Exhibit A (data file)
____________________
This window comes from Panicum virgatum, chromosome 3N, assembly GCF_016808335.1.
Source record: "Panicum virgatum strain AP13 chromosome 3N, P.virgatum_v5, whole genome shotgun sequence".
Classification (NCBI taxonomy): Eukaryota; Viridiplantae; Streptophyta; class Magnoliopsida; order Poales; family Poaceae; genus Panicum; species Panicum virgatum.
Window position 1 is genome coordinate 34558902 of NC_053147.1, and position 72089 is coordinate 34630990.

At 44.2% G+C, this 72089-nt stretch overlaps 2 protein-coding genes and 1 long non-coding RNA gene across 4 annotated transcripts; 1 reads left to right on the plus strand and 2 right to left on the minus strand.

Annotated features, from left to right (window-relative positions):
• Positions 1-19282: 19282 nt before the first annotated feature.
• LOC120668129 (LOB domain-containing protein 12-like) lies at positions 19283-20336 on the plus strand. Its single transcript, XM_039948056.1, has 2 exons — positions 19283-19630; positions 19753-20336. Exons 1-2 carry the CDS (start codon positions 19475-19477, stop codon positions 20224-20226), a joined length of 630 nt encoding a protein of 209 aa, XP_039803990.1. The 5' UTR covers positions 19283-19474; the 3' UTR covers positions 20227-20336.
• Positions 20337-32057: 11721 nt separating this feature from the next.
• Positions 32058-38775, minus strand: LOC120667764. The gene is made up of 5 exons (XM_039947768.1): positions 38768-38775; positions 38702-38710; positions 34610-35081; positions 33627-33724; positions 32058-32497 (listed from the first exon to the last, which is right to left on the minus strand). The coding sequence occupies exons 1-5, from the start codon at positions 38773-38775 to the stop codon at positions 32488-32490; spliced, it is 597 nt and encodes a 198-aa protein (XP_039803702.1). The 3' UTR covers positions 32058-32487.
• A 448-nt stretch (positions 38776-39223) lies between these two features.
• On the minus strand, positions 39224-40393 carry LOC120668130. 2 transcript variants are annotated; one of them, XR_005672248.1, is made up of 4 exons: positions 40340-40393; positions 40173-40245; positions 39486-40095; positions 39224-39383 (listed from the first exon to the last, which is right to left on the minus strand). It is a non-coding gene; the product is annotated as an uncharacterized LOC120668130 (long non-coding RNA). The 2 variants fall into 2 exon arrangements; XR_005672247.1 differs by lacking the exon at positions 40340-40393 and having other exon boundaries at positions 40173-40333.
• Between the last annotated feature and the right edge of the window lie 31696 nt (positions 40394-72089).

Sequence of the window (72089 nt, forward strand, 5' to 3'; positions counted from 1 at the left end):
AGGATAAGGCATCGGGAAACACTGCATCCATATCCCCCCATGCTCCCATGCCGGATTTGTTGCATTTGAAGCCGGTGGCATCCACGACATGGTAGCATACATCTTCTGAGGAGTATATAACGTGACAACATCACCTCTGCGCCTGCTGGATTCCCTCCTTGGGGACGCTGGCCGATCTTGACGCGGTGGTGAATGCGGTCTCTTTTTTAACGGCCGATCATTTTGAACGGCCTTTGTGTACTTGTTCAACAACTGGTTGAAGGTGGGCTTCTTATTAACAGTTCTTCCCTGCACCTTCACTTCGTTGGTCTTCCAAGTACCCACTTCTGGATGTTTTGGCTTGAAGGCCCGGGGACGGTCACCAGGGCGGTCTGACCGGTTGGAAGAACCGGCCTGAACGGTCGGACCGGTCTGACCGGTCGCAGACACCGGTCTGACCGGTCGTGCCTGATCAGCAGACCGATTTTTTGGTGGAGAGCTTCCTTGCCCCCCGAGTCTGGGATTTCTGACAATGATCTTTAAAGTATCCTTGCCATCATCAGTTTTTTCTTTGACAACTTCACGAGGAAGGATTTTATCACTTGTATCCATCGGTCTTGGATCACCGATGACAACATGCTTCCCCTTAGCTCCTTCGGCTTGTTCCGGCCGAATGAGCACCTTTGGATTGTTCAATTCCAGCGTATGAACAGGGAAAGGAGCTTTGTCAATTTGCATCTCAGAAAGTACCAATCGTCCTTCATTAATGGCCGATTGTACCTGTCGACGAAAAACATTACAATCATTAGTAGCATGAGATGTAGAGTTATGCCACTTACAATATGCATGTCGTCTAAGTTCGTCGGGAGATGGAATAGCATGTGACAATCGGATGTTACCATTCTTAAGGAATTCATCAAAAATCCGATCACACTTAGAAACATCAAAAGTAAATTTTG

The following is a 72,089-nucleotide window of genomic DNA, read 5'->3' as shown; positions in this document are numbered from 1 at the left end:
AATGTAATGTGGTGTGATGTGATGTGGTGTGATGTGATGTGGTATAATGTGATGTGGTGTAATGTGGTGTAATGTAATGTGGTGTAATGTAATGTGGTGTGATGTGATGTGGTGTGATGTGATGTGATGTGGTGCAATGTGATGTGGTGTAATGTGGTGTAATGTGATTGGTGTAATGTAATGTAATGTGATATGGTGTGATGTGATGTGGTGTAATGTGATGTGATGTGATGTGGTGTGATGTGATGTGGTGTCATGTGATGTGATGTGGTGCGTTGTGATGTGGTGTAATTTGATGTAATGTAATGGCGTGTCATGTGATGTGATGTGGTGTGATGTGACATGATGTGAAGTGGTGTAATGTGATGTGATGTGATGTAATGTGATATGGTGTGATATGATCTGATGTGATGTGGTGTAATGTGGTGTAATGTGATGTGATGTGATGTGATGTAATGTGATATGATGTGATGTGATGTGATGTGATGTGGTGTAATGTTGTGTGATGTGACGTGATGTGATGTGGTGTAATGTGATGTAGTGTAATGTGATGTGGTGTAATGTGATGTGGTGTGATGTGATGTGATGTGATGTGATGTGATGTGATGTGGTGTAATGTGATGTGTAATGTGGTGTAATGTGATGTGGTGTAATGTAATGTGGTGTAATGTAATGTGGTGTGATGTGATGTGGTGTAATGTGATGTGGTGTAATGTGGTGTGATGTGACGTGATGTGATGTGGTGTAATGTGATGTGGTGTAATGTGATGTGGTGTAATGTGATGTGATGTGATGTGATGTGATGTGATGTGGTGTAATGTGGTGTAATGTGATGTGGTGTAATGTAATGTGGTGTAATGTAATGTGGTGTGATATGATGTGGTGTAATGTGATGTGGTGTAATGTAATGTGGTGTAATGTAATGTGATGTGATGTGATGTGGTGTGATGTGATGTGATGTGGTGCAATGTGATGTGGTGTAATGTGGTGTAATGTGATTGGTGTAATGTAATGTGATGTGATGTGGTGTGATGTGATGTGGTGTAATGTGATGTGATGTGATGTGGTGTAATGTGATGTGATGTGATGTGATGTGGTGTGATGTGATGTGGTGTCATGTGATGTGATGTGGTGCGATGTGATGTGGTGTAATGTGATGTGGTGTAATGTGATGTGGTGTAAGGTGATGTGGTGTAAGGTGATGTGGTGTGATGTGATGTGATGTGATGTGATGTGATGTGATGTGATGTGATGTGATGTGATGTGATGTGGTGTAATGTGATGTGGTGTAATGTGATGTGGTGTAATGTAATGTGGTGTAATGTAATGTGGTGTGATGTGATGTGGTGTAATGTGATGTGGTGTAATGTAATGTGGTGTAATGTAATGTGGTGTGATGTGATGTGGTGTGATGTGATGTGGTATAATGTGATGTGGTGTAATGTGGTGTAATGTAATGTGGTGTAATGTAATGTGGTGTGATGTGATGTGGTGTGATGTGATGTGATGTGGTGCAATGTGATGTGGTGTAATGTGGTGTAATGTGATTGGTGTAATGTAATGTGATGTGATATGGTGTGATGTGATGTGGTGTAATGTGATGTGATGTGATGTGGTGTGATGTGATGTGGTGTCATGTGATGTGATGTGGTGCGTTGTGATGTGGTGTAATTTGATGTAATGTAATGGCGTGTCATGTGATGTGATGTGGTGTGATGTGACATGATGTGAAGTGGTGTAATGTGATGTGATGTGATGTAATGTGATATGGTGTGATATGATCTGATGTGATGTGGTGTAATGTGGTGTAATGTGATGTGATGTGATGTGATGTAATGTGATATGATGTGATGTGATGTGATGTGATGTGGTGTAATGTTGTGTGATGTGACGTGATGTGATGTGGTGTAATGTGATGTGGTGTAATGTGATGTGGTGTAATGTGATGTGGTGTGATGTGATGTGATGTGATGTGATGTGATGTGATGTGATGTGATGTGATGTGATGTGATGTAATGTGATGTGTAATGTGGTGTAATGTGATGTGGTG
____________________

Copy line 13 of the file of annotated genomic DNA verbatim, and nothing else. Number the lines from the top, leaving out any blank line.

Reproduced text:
• Between the last annotated feature and the right edge of the window lie 31696 nt (positions 40394-72089).